Articles and Case Studies

A Simple Finger Injury?

31 May 2009

Julie Brooke Cowden 110x137

by Ms Julie Brooke Cowden

On the afternoon of Saturday 25 November 2006, a 28 year old female patient presented to her General Practitioner.

Case history

According to the patient, she had injured the tip of her left ring finger whilst playing basketball earlier that day. On examination, the patient’s left ring finger was painful and swollen and obviously dislocated. The GP was able to easily reduce the dislocation. An x-ray was not organised, as it was out of hours and the GP considered the patient’s finger to be in an excellent position. A buddy splint was applied to the finger and the patient was encouraged to return for review as required.

Approximately 3 weeks later, the patient re-presented to the General Practitioner. She had been coughing for a week and also had a sore throat. After examining the patient’s ears and throat and listening to her chest, the GP asked how her finger was. The patient said that her finger was much better, although she was still experiencing some mild discomfort. 

No examination of the finger was performed. On 8 January 2007, the patient returned to the practice and saw a different General Practitioner. She complained of persistent swelling and an inability to fully flex her left ring finger. The patient was also concerned about her ability to return to competitive tennis. An x-ray of the patient’s left ring finger performed later that day was reported as showing a comminuted displaced fracture through the base of the distal phalanx. 

The patient was referred to a Hand Surgeon on 9 January 2007. An open reduction and joint stabilisation of the patient’s left ring finger distal inter phalangeal (DIP) joint was performed on 10 January 2007. Unfortunately, however, after the K-wire was removed, subluxation occurred at the DIP joint. The patient was left without active flexion or extension of her left ring finger DIP joint.

Medico-legal Issues

In October 2007, the General Practitioner received a letter of demand from the patient. According to the patient, the management of her left ring finger injury
had been negligent, for the following reasons:

  • The General Practitioner had failed to organise for an x-ray of the left ring finger to be performed on 25 November 2006.
  • The General Practitioner had failed to provide appropriate follow-up instructions to the patient, in terms of arranging for an x-ray to be performed on the next business day. Further, the patient alleged that she should have been advised to seek further treatment if she experienced ongoing pain, discomfort or swelling of her finger.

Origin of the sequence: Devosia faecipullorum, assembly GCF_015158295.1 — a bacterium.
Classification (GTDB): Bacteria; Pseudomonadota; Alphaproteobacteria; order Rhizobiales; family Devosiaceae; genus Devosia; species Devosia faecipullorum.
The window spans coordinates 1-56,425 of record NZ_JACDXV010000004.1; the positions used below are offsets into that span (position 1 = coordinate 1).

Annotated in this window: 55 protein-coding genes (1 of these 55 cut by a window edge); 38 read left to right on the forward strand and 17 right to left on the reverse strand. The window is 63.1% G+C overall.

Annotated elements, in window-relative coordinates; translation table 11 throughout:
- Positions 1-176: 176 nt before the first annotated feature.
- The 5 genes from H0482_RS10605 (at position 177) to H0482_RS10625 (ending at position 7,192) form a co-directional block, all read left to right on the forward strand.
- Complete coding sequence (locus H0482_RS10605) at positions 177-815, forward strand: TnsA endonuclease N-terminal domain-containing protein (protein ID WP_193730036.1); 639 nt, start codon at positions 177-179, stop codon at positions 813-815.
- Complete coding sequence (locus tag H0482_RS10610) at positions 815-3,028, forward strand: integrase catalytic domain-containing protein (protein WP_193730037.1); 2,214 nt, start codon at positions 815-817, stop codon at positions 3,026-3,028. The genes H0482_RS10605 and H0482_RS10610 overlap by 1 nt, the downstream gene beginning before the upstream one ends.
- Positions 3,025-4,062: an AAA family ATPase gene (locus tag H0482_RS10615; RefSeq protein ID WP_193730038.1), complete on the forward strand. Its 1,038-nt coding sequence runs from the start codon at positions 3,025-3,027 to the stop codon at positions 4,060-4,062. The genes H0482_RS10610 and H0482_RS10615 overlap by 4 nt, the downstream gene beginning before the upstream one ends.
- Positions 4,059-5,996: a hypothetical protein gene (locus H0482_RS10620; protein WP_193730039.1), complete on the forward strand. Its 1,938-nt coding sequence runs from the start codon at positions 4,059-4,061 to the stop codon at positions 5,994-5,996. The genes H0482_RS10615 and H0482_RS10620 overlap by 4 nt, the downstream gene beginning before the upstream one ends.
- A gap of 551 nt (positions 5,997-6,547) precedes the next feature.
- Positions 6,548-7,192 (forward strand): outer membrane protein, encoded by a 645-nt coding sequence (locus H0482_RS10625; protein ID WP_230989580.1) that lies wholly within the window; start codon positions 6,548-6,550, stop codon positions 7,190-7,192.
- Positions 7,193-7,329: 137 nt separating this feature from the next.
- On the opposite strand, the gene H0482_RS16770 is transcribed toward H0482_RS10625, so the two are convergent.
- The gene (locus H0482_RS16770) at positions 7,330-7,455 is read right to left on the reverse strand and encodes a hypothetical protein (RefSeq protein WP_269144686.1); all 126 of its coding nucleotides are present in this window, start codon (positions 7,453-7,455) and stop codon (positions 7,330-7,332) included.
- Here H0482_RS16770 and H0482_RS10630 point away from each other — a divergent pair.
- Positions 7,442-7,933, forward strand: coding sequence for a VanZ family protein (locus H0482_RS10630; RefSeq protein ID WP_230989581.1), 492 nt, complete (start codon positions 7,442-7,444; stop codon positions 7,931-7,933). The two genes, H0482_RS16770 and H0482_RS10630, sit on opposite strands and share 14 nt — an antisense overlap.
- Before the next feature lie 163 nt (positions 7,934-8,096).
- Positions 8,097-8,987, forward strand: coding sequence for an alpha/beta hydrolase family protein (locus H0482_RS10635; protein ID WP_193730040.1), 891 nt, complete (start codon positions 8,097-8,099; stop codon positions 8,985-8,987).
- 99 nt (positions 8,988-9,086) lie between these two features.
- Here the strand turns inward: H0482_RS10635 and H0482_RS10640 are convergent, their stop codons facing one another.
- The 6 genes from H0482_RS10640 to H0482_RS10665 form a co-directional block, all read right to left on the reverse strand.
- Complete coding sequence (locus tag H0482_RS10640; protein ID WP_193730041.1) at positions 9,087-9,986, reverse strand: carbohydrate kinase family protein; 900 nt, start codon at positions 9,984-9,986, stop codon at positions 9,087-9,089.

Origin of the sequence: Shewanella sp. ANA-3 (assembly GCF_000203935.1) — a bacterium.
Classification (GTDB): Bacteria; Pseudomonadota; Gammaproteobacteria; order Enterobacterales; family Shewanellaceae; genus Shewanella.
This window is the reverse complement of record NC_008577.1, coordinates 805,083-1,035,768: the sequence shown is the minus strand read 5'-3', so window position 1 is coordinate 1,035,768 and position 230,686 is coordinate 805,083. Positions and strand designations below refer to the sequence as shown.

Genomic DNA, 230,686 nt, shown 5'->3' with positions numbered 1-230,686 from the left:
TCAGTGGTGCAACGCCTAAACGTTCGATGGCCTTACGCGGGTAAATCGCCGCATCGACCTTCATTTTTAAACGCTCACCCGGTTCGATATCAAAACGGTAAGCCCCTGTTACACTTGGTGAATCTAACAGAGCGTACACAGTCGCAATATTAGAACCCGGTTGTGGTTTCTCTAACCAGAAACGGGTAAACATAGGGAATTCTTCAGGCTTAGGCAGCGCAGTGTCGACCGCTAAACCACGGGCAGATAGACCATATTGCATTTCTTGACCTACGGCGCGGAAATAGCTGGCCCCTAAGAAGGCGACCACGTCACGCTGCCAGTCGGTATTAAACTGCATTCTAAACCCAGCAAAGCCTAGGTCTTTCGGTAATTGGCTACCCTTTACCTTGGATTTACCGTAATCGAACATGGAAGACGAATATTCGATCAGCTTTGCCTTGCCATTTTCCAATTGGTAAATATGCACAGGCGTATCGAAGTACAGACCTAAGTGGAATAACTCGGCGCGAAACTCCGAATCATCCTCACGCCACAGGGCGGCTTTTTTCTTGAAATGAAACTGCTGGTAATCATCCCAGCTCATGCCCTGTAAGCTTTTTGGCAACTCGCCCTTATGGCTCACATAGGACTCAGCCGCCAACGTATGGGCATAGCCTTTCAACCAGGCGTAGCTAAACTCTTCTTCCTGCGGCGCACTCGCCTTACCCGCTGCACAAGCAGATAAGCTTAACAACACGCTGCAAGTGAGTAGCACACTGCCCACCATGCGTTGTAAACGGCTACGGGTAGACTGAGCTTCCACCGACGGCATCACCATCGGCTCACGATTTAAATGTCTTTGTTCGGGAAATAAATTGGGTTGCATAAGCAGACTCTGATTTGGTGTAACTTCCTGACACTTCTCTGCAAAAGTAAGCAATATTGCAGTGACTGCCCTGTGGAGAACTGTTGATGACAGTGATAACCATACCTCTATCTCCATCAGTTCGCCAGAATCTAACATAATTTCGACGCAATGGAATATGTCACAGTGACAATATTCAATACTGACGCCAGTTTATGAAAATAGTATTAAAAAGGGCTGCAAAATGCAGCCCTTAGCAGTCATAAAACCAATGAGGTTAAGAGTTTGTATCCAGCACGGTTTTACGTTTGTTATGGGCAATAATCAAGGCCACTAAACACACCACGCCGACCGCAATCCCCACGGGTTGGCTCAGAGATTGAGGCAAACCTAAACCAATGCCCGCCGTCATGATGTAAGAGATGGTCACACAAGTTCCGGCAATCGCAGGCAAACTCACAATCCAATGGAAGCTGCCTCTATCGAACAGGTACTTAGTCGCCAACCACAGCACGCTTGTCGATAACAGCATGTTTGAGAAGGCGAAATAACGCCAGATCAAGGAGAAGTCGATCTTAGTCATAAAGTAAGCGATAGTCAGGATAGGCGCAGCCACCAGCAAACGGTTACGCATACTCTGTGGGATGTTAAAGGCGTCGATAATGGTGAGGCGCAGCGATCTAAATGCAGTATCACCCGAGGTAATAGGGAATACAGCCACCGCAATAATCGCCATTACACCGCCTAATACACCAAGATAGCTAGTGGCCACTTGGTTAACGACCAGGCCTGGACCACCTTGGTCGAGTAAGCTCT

• The General Practitioner had failed to appropriately examine the patient’s finger at the consultation conducted three weeks after the original injury, or to suggest that the patient should be further investigated by way of x-ray.

 

The patient sought reimbursement of her out-of-pocket medical expenses and lost income, payment for her planned further surgery (corrective osteotomy) and
compensation for the permanent loss of use of her left ring finger. 

An expert Orthopaedic Surgeon instructed on behalf of the patient was critical of the General Practitioner’s management. According to the Orthopaedic Surgeon, 
if an x-ray of the patient’s left ring finger had been performed on or around 25 November 2006, it is likely that the patient would have had a significantly better functional outcome.

The GP expert agreed that the General Practitioner should have arranged an x-ray either on 25 November 2006, or the following Monday. In the circumstances,
the claim was resolved on the basis that MDA National (on behalf of the General Practitioner) would reimburse the patient for past loss of income and medical expenses, in addition to the payment of a small amount representing the loss of use of the patient’s left ring finger. The claim was settled on the basis of a Deed of Release.

Discussion

The importance of appropriately investigating and providing appropriate follow-up instructions to patients suffering finger injuries is highlighted by this case. Although the patient’s outcome may not have been any different if an x-ray had been organised at the time of the patient’s initial presentation, the General Practitioner agreed that an x-ray should have been performed and an earlier diagnosis could have produced a better functional result.

As Murtagh states:

“The tendency to regard fractures of phalanges (especially middle and proximal phalanges) as minor injuries (with scant attention paid to management and
particularly to follow-up care) is worth highlighting. These fractures require as near perfect reduction as possible, careful splintage and, above all, early mobilisation once the fracture is stable – usually in  2 – 3 weeks.

Nevertheless, overzealous mobilisation can be as dangerous as prolonged immobilisation. Early operative intervention should be considered if the fracture is
unstable.”
1 

Common themes in claims involving an allegation of failure to diagnose fractures include:

  • failure to order an x-ray when indicated;
  • failure to order an x-ray of the appropriate area, e.g. performing an x-ray of the knee in a young child who is subsequently diagnosed with a slipped upper femoral epiphysis; and
  • failure to follow up x-ray results, e.g. results filed before review by the ordering practitioner.

 

 

References
  1. Murtagh J General Practice 3rd edn. Sydney: McGraw Hill, 2003
General Practice
 

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